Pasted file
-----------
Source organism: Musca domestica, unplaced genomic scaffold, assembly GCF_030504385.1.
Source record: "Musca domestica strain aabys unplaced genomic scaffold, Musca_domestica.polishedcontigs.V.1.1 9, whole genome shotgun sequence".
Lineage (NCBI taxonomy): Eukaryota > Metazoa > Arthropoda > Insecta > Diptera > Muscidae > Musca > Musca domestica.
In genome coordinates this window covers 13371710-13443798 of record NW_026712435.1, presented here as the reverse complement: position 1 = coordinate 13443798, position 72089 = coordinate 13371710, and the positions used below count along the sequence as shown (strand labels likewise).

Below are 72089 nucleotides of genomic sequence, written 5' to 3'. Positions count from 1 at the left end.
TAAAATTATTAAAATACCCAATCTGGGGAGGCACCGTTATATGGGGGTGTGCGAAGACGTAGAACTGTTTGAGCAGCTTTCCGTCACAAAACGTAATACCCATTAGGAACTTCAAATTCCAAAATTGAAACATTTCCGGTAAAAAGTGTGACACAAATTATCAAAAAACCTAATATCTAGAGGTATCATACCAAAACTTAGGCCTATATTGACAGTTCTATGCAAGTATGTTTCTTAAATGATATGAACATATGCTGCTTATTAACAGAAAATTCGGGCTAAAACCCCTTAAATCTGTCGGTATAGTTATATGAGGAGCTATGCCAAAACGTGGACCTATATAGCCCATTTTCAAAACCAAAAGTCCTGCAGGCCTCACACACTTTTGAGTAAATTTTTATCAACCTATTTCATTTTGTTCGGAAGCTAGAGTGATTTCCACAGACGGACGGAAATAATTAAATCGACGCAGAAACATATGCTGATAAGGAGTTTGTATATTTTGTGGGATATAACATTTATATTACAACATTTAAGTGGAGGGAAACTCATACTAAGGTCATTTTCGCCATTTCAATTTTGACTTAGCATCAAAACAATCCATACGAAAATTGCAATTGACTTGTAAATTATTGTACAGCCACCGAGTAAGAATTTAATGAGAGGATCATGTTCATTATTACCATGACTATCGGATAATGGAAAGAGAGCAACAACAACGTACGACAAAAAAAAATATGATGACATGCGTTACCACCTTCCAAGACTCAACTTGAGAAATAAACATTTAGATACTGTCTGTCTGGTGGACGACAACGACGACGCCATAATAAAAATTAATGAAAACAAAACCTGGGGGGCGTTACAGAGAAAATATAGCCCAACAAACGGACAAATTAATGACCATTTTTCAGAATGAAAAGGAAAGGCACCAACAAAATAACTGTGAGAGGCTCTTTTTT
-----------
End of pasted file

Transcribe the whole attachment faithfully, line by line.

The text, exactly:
Source organism: Musca domestica, unplaced genomic scaffold, assembly GCF_030504385.1.
Source record: "Musca domestica strain aabys unplaced genomic scaffold, Musca_domestica.polishedcontigs.V.1.1 9, whole genome shotgun sequence".
Lineage (NCBI taxonomy): Eukaryota > Metazoa > Arthropoda > Insecta > Diptera > Muscidae > Musca > Musca domestica.
In genome coordinates this window covers 13371710-13443798 of record NW_026712435.1, presented here as the reverse complement: position 1 = coordinate 13443798, position 72089 = coordinate 13371710, and the positions used below count along the sequence as shown (strand labels likewise).

Below are 72089 nucleotides of genomic sequence, written 5' to 3'. Positions count from 1 at the left end.
TAAAATTATTAAAATACCCAATCTGGGGAGGCACCGTTATATGGGGGTGTGCGAAGACGTAGAACTGTTTGAGCAGCTTTCCGTCACAAAACGTAATACCCATTAGGAACTTCAAATTCCAAAATTGAAACATTTCCGGTAAAAAGTGTGACACAAATTATCAAAAAACCTAATATCTAGAGGTATCATACCAAAACTTAGGCCTATATTGACAGTTCTATGCAAGTATGTTTCTTAAATGATATGAACATATGCTGCTTATTAACAGAAAATTCGGGCTAAAACCCCTTAAATCTGTCGGTATAGTTATATGAGGAGCTATGCCAAAACGTGGACCTATATAGCCCATTTTCAAAACCAAAAGTCCTGCAGGCCTCACACACTTTTGAGTAAATTTTTATCAACCTATTTCATTTTGTTCGGAAGCTAGAGTGATTTCCACAGACGGACGGAAATAATTAAATCGACGCAGAAACATATGCTGATAAGGAGTTTGTATATTTTGTGGGATATAACATTTATATTACAACATTTAAGTGGAGGGAAACTCATACTAAGGTCATTTTCGCCATTTCAATTTTGACTTAGCATCAAAACAATCCATACGAAAATTGCAATTGACTTGTAAATTATTGTACAGCCACCGAGTAAGAATTTAATGAGAGGATCATGTTCATTATTACCATGACTATCGGATAATGGAAAGAGAGCAACAACAACGTACGACAAAAAAAAATATGATGACATGCGTTACCACCTTCCAAGACTCAACTTGAGAAATAAACATTTAGATACTGTCTGTCTGGTGGACGACAACGACGACGCCATAATAAAAATTAATGAAAACAAAACCTGGGGGGCGTTACAGAGAAAATATAGCCCAACAAACGGACAAATTAATGACCATTTTTCAGAATGAAAAGGAAAGGCACCAACAAAATAACTGTGAGAGGCTCTTTTTT